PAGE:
Plans and expectations. We all have them and do our best (or not) to make them happen. Our plan was almost derailed (pun intended) because we missed the train. What happened afterwords was an unexpected find and a new connection with someone. We also discovered a rad little spot to grab a beer close to the hotel. We turned our misery into something spontaneous and fun. When it comes to spending time with your loved ones, plans are cool, but you may want to throw them out of the window to make some rad memories. If you expect things to go a certain way, and they don’t, you can either get frustrated and stew about it or adapt and overcome. So, maybe missing the train every once and a while, could turn out to be a cool little adventure.
I took the wife shooting a couple of weekends ago. It was her first time shooting a gun. While she was a little hesitant, she took instruction well and I was pleased with how she handled herself. She didn’t particularly like my gun, it isn’t sandwich size. I think when we get back into the U.S. we will get her one that’s easier to handle. I also worked my first shift as a waiter/bus boy at the 619 Cantina with my wife. I had a good time with all the hustle and bustle. In High School, I worked as a pizza delivery boy at Romano’s Pizza, but waiting was a different animal. The whole weekend was a rough one. It started off with a surprise (see below) and ended with the loss of the Bearded Lady. She was our king hen for a while, until she was dethroned by one of the black ones (they don’t have call signs). I was doing a count today and noticed she wasn’t around. I had left the coop open this past week, to let the ladies stretch their wings. Don’t know what happened to her exactly, but I didn’t find a body. She either ran off with Juan from down the street or was the victim of a hawk. The hard part will be telling Kash about it when she gets back from her dad’s house. It was probably her favorite chicken to wrangle up and carry around. Either way, the chickens will have a new home in a couple of months because of some big news that I am sharing with you today.
It’s official, the Clemens Clan is headed to Japan. The man has decided it’s in his best interest to send us there. We found out in January, but it wasn’t until now that we were sure of the move. It should be a fun one. I’ll mostly be working, but the wife and kids should have a blast exploring the area. This will be the first time in 11 years I have moved. I have been in the Hampton Roads area since 2006 and have about a month left. The Sandwich Maker and kiddos were born and raised here. We have already begun the prep to make the trip, like getting passports, coordinating what we want to get rid of, and making preps to get the house rented out. The house has been the biggest hurdle. While most of the work is simple, there have been a couple “oh shit” moments when diving into the work. This past Friday provided the biggest one yet.
The wife was prepping the back bedroom for paint. For a little history, the back bedroom was the room we always talked about renovating, but it always seemed to invite storage stuff instead. It doesn’t have carpet but does have a hole in the wall. Wasn’t going to be a big deal, the wife enjoyed using the joint compound to fill holes. She came to one hole that needed a patch kit. The kit she bought wasn’t working so she asked me to look at it. I felt the wall and was able to push it in with my fingers. I decided to make the hole bigger and clear away the suspect drywall (or plaster). I was going to use a piece of drywall I had left over to make a patch. I began to tear away at the wall, following the weak spots. I removed a good chunk of the drywall and thought I was good to go. I then looked above the window and noticed a bubble in the paint and began to investigate. Slowly I began to tear into the wall and noticed that I was meeting the hole I had started at the bottom. It was apparent at this point that I had some serious water damage. I continued to dismantle the drywall until I had found zero signs of damage. I had busted up about a third of the back wall, including the window (the window is an old cast iron counter weight system and had rotted a little bit). We were both in shock. It was apparent that this had been going on for some time. We called our siding guy (who also does windows) to come and check the size for a new window. He swung by and grabbed the measurements. He has been a big help for us knocking out some of the “to-dos” on our list.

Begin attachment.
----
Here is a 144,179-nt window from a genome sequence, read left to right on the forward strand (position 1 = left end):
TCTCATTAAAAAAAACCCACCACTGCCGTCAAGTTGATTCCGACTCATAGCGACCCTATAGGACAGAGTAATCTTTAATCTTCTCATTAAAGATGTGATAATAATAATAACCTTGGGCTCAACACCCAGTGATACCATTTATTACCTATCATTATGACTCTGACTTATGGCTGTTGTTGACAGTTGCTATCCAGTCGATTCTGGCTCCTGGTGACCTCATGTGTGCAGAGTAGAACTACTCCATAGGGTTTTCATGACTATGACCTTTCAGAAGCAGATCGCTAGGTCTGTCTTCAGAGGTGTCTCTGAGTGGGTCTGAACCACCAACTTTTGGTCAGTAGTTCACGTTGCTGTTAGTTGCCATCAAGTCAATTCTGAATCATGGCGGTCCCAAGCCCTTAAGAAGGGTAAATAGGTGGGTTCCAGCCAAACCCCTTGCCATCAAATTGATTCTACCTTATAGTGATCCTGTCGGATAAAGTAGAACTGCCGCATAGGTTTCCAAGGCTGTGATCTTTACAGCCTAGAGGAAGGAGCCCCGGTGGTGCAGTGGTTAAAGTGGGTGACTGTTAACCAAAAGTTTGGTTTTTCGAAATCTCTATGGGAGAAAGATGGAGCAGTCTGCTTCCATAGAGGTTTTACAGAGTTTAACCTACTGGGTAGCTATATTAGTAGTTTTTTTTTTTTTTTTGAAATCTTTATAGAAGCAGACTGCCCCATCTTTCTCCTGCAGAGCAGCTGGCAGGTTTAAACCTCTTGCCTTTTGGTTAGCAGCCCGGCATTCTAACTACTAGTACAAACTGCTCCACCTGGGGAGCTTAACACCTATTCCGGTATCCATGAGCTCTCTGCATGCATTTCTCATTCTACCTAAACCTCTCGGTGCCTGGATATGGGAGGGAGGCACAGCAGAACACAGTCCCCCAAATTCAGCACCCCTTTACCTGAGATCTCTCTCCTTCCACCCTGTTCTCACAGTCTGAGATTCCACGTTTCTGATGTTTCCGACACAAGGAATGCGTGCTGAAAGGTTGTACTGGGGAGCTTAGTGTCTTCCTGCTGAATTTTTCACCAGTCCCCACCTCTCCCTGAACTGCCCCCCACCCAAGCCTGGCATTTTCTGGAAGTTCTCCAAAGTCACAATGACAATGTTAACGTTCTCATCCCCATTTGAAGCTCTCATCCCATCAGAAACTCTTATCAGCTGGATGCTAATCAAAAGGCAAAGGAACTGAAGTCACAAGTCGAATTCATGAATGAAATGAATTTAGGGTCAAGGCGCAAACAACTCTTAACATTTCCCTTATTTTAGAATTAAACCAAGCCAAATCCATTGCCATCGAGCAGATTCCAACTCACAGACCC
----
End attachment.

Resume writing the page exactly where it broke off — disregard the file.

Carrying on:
Since the wall wasn’t going to get fixed this weekend, we emptied the room closed the door. There was another pressing another job to tackle, knocking down a useless chimney that had caused its own water damage in the laundry room. It had been in the work queue for a few weeks. The weather had not been cooperating. Finally, I had about 5 sunny days in a row, which was plenty of time to knock out the chimney and repair the wall. I had already reinforced the indie with some help from a buddy. Framing is new to me, so I needed some guidance. I tend to learn better by watching, then doing (that’s when I really learn how to do it). The chimney came down fairly easily. There was a point when I had to kick the shit out of it on the roof because the flashing (which is where the water seemed to be getting in) wasn’t playing nice. I finished in the late afternoon/early evening. There is now a huge mess of bricks behind the house that I am hoping someone wants to come pick up.